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A commitment to serving the people
was Purdue's founding principle when the University was forged
amid the promise of a bold new vision for American public
higher education more than 130 years ago.
Purdue traces its roots to the Morrill Act of 1862, which
assisted states in promoting the establishment of schools
to teach agriculture and the "mechanic arts." Purdue
became Indiana's land-grant university by decree of the state
legislature in 1869 with the donation of 100 acres of land
from Tippecanoe County citizens and funds primarily from Lafayette
businessman and civic leader John Purdue. It would be another
five years before the young institution opened its doors with
39 students and six instructors.
Today, Purdue is one of the nation's largest universities
and a vital Indiana resource, renowned worldwide for the excellence
of its teaching and research. Nearly 68,000 students pursue
degrees on five campuses and 11 School of Technology Statewide
Delivery System sites, taught by 3,600 dedicated faculty.
More than 38,000 students study on the West Lafayette campus,
choosing from more than 6,100 courses in more than 200 fields
Every year, well over 100,000 people gain new knowledge and
enhance their professional skills via nearly 1,000 Purdue
workshops and conferences. Thousands more have embraced pace-setting,
distance-education efforts to gain insight and solve problems,
ranging from the Internet to televised courses by satellite.
Whether mapping the common-cold virus, on the front lines
in the battle against AIDS, improving crop yields, or helping
businesses sharpen their economic edge, Purdue researchers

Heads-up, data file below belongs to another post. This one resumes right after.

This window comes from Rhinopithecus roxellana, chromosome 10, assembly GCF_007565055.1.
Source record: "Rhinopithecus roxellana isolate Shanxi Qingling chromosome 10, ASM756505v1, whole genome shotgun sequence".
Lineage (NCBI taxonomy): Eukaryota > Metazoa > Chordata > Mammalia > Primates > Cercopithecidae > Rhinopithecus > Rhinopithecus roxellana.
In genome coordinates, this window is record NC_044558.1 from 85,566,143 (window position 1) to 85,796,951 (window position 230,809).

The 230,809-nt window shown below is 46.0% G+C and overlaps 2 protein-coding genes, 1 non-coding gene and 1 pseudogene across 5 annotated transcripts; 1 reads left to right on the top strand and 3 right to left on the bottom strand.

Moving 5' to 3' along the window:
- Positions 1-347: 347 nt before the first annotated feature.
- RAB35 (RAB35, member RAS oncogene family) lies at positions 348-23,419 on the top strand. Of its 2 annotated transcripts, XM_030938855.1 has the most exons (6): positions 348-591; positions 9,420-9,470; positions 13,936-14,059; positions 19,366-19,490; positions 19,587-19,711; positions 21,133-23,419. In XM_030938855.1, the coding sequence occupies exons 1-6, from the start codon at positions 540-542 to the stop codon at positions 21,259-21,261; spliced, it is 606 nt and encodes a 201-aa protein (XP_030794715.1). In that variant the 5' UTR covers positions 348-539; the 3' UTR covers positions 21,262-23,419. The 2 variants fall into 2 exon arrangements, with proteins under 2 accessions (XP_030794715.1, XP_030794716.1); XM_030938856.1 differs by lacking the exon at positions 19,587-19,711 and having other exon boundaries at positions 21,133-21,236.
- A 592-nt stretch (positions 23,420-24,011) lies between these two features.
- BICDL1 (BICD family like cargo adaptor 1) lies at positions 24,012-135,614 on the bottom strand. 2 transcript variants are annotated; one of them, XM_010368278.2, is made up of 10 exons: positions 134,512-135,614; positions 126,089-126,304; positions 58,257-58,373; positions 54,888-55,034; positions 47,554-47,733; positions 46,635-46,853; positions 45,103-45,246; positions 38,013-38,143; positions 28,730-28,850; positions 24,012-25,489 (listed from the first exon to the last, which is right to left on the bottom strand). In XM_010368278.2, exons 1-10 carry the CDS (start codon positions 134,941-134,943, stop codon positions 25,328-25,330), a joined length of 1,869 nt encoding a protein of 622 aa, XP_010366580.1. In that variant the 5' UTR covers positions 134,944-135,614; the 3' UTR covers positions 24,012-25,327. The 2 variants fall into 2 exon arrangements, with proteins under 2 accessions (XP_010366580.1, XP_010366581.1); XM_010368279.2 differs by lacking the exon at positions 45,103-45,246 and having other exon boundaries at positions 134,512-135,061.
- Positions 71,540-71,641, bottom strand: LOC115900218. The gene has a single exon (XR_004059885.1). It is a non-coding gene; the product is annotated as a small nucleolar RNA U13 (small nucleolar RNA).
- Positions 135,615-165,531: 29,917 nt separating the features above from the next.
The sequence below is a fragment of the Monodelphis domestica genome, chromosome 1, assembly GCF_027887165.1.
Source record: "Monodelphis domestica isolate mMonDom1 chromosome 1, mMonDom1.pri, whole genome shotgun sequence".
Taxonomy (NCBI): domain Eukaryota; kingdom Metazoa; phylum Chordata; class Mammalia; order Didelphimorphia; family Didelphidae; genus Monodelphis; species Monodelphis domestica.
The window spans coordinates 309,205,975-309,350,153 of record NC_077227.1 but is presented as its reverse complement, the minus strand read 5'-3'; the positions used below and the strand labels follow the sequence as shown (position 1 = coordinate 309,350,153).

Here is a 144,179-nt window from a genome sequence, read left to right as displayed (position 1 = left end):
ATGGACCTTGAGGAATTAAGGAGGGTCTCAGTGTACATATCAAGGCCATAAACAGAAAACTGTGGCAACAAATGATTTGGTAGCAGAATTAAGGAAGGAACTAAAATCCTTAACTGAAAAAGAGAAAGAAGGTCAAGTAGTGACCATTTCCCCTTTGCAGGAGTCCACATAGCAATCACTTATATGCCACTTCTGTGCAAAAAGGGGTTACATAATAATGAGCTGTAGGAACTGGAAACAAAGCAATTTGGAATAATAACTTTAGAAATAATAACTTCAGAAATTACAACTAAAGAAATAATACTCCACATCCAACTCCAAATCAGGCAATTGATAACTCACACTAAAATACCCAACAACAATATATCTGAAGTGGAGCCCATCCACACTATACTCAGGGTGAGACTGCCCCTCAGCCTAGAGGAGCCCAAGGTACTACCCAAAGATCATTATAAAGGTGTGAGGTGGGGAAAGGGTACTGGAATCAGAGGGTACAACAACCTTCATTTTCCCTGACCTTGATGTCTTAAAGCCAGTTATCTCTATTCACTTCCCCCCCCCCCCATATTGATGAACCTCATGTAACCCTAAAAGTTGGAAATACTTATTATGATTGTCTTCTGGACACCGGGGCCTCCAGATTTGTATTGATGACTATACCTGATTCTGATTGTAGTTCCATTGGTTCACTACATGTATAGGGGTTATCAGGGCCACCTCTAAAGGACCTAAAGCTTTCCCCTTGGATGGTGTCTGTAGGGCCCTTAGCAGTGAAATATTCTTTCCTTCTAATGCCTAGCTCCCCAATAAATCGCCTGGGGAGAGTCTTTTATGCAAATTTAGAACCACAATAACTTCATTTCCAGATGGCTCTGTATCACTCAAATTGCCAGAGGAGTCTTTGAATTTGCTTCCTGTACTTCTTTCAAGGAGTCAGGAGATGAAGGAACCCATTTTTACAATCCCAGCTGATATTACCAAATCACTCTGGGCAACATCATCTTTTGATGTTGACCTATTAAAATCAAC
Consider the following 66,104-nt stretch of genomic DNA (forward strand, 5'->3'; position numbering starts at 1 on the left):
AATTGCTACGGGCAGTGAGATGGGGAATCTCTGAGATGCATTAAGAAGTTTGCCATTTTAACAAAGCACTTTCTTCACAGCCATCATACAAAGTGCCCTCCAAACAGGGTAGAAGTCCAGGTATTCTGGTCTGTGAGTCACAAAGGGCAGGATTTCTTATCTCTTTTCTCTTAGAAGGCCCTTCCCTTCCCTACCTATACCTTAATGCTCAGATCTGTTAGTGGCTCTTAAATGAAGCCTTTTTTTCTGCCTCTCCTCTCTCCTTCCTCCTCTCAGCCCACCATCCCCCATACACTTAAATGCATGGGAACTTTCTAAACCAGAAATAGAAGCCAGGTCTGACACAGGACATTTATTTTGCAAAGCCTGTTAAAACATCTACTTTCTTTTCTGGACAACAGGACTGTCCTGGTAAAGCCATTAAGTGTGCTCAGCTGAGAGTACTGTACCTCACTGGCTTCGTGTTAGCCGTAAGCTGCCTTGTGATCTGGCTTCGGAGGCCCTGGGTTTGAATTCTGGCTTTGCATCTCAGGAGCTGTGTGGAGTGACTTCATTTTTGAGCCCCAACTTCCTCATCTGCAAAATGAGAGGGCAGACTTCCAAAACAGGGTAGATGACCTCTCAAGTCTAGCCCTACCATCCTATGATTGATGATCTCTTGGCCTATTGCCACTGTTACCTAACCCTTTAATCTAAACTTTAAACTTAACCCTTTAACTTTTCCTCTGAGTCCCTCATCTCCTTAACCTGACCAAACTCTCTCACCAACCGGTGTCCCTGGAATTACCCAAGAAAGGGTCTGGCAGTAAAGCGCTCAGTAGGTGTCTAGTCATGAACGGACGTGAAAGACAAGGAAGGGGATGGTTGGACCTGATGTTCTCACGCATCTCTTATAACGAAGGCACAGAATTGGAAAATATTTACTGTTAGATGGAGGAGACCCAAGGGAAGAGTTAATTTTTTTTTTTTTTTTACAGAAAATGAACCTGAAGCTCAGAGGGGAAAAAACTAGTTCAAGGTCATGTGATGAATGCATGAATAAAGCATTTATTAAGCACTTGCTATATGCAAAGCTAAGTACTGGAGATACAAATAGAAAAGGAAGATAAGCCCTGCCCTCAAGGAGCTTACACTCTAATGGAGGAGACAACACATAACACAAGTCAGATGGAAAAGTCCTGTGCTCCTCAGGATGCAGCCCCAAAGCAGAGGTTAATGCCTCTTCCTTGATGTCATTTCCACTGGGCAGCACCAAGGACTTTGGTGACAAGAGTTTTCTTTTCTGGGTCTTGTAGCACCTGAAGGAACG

and specialists confront the problems and promises of today's
world as partners with local, state, and federal agencies.
Expenditures for research programs now top $244 million annually.
Purdue also is a responsive citizen of Indiana. Academic
and research programs and services reach all corners of the
state from the West Lafayette and regional campuses. Eight
agricultural research centers located throughout Indiana focus
on area-specific soil, crop, and climatic issues. Purdue's
Cooperative Extension Service is at home in all 92 Hoosier
counties, assisting families, youth, and communities to meet
their own challenges and reach new goals. The University's
partnerships with factories, farms, businesses, and schools
have a profound fiscal effect, and the sheer size of the Purdue
enterprise makes it an economic dynamo.
Purdue alumni, too, have an impact on the world and
beyond. More than 300,000 living alumni make a difference
in myriad fields, and 22 alumni have explored the frontiers
of space or soon will, including the first and last men to
set foot on the moon.
Where a modest cluster of four buildings once rose out of
an Indiana meadow more than a century ago, the West Lafayette
campus now encompasses 145 principal buildings on 650 acres.
Recreation areas, two golf courses, and the Purdue Airport
add more than 900 acres to the West Lafayette total. The campus
is a regional cultural and recreational hub, annually attracting
hundreds of thousands of people to Ross-Ade Stadium and Mackey
Arena for Boilermaker sports, and to Elliott Hall of Music,
Loeb Playhouse, and Slayter Center of Performing Arts for
a wide spectrum of cultural and entertainment events.
Purdue is a birthplace of ideas, and a place of accomplishments;
a place whose people and programs enhance virtually every
aspect of contemporary life; a simple idea born of a noble
mission, nurtured by knowledge, and steeped in service, while
always taking aim at the future.